High Gain Feedback for Reduction of Systematic Errors

The benefit of adding high-gain feedback to many measurement systems is illustrated by considering the case of the voltage-measuring instrument whose block diagram is shown in Figure.

In this system, the unknown voltage Ei is applied to a motor of torque constant Km and the induced torque turns a pointer against the restraining action of a spring with spring constant Ks. The effect of environmental inputs on the motor and spring constants is represented by variables Dm and Ds. In the absence of environmental inputs, the displacement of the pointer X0 is given by: X0 D KmKsEi. However, in the presence of environmental inputs, both Km and Ks change, and the relationship between X0 and Ei can be affected greatly.

Therefore, it becomes difficult or impossible to calculate Ei from the measured value of X0. Consider now what happens if the system is converted into a high-gain, closed-loop one, as shown in Figure, by adding an amplifier of gain constant Ka and a feedback device with gain constant Kf. Assume also that the effect of environmental inputs on the values of Ka and Kf are represented by Da and Df. The feedback device feeds back a voltage E0 proportional to the pointer displacement X0. This is compared with the unknown voltage Ei by a comparator and the error is amplified. Writing down the equations of the system, we have:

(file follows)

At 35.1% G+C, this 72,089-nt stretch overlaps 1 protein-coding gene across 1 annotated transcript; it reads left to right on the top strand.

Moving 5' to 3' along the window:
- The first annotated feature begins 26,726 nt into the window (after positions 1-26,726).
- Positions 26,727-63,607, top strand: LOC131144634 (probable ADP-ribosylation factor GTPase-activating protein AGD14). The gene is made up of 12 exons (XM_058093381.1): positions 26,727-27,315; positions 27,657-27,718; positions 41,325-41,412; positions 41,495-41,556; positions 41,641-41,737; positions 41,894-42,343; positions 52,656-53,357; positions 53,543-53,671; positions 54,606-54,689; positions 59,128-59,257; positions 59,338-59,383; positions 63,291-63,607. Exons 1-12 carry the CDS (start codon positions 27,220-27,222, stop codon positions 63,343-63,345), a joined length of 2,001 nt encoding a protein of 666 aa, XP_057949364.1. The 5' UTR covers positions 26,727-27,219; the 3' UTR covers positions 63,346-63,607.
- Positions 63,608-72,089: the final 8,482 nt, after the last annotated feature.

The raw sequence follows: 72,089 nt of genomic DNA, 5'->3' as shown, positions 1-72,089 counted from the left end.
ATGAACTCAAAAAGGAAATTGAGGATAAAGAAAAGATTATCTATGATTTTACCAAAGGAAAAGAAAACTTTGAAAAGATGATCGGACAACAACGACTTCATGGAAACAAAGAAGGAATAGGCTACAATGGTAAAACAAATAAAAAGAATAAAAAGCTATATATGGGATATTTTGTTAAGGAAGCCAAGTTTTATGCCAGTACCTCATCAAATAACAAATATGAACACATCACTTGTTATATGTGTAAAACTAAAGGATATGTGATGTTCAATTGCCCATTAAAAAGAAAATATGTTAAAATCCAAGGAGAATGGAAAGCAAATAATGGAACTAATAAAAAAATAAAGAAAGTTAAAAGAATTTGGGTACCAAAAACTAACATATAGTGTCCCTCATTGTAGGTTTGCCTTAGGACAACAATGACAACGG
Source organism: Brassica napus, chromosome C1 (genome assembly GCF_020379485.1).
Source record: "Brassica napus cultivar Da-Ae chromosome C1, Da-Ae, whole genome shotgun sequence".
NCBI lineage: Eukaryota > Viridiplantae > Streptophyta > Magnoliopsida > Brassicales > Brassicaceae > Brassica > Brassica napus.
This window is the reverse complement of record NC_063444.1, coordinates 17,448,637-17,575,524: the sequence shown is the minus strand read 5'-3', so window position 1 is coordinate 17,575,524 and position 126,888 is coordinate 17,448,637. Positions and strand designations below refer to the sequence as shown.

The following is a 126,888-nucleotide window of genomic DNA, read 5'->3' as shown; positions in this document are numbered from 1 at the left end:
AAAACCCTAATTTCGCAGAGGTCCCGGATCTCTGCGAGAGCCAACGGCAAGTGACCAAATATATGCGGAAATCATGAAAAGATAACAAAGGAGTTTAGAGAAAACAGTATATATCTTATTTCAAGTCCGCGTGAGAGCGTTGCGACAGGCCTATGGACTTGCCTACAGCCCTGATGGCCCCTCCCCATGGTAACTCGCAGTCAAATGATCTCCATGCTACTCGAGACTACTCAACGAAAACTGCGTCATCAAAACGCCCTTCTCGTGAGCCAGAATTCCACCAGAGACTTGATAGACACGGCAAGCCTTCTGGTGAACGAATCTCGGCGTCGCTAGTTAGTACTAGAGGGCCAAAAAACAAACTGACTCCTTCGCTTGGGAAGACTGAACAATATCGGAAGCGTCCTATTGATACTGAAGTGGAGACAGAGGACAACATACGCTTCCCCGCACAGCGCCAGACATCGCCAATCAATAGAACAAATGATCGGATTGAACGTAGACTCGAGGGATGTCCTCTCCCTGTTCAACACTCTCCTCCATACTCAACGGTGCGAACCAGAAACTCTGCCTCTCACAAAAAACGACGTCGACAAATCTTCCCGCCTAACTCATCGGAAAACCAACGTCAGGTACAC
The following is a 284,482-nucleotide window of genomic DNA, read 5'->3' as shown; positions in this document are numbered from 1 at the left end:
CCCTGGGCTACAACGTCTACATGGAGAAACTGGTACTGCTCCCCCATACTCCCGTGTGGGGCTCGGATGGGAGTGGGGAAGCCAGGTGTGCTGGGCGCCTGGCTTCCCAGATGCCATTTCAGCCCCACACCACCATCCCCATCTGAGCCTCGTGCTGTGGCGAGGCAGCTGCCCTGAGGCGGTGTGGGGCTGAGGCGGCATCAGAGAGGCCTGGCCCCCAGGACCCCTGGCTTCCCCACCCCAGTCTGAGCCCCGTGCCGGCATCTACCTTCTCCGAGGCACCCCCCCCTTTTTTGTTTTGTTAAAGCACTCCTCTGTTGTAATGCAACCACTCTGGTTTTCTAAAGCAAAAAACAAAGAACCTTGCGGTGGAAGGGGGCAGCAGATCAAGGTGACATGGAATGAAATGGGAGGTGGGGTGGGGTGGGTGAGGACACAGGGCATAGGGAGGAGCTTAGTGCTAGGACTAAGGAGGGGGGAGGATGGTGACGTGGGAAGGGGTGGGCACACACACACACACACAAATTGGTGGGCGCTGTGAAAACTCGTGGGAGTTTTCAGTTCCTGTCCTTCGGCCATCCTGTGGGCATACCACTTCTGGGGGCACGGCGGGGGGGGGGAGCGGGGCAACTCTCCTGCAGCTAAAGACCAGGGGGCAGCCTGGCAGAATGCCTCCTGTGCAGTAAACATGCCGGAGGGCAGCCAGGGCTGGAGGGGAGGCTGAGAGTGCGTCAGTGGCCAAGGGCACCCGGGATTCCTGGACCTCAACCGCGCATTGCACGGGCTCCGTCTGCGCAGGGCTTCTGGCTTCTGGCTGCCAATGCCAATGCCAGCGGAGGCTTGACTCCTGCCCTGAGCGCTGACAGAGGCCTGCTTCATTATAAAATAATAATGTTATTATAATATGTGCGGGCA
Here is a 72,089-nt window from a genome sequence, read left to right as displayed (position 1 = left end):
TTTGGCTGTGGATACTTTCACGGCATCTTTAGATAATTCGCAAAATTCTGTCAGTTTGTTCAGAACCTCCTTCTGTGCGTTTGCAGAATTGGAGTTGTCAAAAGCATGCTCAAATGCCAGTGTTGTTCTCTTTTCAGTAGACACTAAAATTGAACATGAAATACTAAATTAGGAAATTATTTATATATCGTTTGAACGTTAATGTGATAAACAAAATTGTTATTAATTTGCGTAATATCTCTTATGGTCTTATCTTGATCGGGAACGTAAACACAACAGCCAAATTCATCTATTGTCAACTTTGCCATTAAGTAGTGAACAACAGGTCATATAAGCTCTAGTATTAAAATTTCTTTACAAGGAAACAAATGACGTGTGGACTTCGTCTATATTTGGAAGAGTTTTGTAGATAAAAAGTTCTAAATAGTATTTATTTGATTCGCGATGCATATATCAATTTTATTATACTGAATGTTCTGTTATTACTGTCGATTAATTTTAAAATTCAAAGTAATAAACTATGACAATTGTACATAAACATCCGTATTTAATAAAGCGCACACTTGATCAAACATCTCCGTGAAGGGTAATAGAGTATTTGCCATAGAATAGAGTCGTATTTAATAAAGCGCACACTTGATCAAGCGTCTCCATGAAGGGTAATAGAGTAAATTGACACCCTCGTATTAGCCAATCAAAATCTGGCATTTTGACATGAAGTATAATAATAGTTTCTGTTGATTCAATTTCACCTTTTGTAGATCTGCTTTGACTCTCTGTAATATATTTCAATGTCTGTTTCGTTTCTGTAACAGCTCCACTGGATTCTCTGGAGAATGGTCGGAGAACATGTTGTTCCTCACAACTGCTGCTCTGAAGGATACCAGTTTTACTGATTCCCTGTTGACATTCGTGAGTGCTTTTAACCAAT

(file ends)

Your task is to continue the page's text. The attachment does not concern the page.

[pmath]E0=KfXo;   Xo=(Ei-E0)KaKmKs=(Ei-KfXo)KaKmKs[/pmath]




[pmath]Xo=KaKmKs/(1+KfKaKmKs) Ei[/pmath]

Because Ka is very large (it is a high-gain amplifier), Kf. Ka. Km. Ks >> 1, and equation reduces to:


This is a highly important result because we have reduced the relationship between X0 and Ei to one that involves only Kf. The sensitivity of the gain constants Ka, Km and Ks to the environmental inputs Da, Dm and Ds has thereby been rendered irrelevant, and we only have to be concerned with one environmental input Df. Conveniently, it is usually easy to design a feedback device that is insensitive to environmental inputs: this is much easier than trying to make a motor or spring insensitive. Thus, highgain feedback techniques are often a very effective way of reducing a measurement system’s sensitivity to environmental inputs. However, one potential problem that must be mentioned is that there is a possibility that high-gain feedback will cause instability in the system. Therefore, any application of this method must include careful stability analysis of the system.